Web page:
Wednesday, September 03, 2014




Know Your Rights: Store must have sufficient quantity to meet 'reasonable demand.'

By By Richard Alderman
Dec. 22, 2012 at 12:22 p.m.


Does a store have to honor the price in its advertisement? When I arrived, I was told they had sold out. Can I force them to give me a rain check?

Under the law, an advertisement must either disclose that only a limited number of the item are available, or the store must have enough to meet "reasonable demand." If the store does either of these things, there is no requirement that any business must give you a "rain check." I suggest you read the ad carefully to see if the quantity was limited. If the quantity was not limited, speak with a manager if you feel the store did not have a reasonable supply of the item.

Can my daughter and son-in-law refuse to let me see my grandchild? Don't grandparents have visitation rights?

Under Texas law, a grandparent has very limited visitation rights. The courts and legislature believe that parents should control who the child spends time with and, if the parents do not want the grandparent to visit, they have the right to say so. In some cases, when both parents are not living together, however, a grandparent does have the legal right to go to court to ask for visitation. The court may order it if it is in the best interest of the child. I suggest you speak with a family law attorney who can review your situation in detail.

I just found out the apartment unit next to mine rents for substantially less than I pay. It is exactly the same apartment. Is this legal?

A landlord, just like any other business, can base the price on what the market will bear. As demand for apartments increases and supply stays the same, it is not unusual for rent to increase. As long as the landlord does not illegally discriminate, for example, by charging different rent based on things like, race, age, sex, or religion, he is free to charge every tenant a different rate.

I am being harassed by a debt collector for a credit card bill. I know I owe the money, and I am trying to pay, but they want more than I can afford. The debt collector told me that if we do not work something out by next week, he will sue. He said if he wins, I would lose my house. What can I do to stop this? I don't know what my family will do if we lose our house.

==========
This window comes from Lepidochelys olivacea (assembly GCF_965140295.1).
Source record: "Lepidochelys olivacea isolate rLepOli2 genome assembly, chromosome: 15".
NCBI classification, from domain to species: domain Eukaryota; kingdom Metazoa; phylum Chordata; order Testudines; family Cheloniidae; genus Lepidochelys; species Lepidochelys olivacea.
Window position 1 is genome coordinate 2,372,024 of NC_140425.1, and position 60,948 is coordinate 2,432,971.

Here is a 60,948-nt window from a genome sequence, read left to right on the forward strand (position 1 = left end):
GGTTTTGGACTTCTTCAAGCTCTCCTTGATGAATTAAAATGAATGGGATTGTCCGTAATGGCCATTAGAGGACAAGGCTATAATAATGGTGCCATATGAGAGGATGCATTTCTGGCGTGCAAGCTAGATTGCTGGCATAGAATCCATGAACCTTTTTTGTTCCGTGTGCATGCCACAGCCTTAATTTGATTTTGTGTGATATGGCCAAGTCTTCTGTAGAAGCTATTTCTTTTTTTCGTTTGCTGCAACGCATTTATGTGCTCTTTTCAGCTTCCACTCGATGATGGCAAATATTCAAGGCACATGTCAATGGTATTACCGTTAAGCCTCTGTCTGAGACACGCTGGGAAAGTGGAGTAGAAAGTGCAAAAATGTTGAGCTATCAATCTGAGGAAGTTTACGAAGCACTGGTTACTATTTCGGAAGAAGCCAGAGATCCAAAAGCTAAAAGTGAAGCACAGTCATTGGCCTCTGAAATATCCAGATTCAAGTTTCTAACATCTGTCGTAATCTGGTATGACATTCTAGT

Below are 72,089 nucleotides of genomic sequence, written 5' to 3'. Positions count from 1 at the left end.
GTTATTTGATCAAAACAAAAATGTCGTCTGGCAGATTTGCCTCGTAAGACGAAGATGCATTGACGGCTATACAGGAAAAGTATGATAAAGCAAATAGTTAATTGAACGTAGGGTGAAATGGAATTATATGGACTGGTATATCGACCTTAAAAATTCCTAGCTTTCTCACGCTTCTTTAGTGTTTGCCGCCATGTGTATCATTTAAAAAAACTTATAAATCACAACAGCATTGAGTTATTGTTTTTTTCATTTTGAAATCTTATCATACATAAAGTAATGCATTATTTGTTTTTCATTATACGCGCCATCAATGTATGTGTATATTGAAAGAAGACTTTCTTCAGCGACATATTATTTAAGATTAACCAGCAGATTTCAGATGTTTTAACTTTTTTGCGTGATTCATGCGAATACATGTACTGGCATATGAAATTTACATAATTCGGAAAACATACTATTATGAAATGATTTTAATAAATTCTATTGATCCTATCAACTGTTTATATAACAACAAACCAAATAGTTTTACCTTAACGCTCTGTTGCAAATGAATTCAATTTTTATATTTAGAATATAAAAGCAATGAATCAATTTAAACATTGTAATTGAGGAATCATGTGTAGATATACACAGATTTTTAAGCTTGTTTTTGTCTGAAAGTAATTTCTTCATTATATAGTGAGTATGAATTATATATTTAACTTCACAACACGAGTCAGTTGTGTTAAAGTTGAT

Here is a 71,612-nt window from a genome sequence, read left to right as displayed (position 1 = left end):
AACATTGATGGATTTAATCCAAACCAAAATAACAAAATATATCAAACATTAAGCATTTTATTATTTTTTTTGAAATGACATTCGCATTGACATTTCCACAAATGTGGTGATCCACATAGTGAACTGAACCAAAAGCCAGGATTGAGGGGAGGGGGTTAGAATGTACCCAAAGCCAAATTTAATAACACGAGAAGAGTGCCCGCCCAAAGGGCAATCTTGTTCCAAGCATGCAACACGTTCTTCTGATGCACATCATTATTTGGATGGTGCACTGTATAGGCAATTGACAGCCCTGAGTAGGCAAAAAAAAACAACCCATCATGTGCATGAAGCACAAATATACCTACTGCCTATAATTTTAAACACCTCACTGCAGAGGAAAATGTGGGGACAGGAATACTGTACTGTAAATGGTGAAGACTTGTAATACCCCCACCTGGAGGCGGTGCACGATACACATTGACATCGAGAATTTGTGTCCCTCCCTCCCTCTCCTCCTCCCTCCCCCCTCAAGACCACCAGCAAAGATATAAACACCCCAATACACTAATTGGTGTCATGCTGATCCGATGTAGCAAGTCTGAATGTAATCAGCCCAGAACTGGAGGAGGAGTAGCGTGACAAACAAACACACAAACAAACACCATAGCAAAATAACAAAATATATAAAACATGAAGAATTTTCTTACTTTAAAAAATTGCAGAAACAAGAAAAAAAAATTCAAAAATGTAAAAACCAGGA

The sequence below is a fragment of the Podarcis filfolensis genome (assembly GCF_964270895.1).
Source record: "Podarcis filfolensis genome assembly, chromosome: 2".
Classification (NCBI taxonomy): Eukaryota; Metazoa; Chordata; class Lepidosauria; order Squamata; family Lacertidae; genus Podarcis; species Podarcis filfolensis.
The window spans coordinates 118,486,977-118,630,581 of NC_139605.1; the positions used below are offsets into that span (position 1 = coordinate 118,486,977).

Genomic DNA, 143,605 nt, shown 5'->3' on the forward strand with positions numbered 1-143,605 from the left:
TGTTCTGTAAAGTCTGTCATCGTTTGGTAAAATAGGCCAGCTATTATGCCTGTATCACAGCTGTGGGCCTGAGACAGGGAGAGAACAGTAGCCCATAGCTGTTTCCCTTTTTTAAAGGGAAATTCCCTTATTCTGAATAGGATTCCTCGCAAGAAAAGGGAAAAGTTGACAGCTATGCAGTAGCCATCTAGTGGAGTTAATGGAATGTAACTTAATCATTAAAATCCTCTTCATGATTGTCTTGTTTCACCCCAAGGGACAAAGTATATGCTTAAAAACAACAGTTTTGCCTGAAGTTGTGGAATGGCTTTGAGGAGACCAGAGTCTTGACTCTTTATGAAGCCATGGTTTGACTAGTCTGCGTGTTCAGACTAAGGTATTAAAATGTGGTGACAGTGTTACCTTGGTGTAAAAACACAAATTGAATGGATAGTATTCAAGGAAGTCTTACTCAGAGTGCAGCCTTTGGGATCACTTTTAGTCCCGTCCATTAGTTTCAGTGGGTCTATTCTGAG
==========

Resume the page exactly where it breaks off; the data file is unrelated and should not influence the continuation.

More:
As you are aware, everyone should pay his or her bills. But Texas law protects those people who cannot pay by making some property "exempt" from creditors. This means that even if a creditor sues you and wins, you can keep "exempt" property. Under Texas law, your urban homestead, which is your house and up to 10 acres of land, is "exempt" and may not be taken. You may be sued for the credit card debt, but you will not lose your home. In fact, the debt collector's threats to take your home violate both state and federal debt collection laws. I suggest you let the debtor collector know you know your legal rights and see if you can get him to agree to a payment plan. To learn more about what might happen if you are sued, look at the debt collection section on my website, peopleslawyer.net. If the debt collector continues to make these threats, speak with a consumer law attorney.

I pay child support. If I remarry, can my support payments be increased based on my spouse's income?

Child support is not increased based on a spouse's income. Child support is based on your income. Your spouse's income is not utilized to determine the amount of your support payments.

Want a handy guide to your legal rights? Pick up a copy of the eighth edition of my book, "Know Your Rights!," available in books stores, online, or from my website, peopleslawyer.net.

Richard Alderman, a consumer advocate popularly known as "the People's Lawyer," is a professor at the University of Houston Law School in Houston. His column appears weekly in the Victoria Advocate. Write to him at UH Law Center, Houston, Texas 77204-6391. He also maintains a Web page at peopleslawyer.net.

SHARE

Comments


THE LATEST

Powered By AdvocateDigitalMedia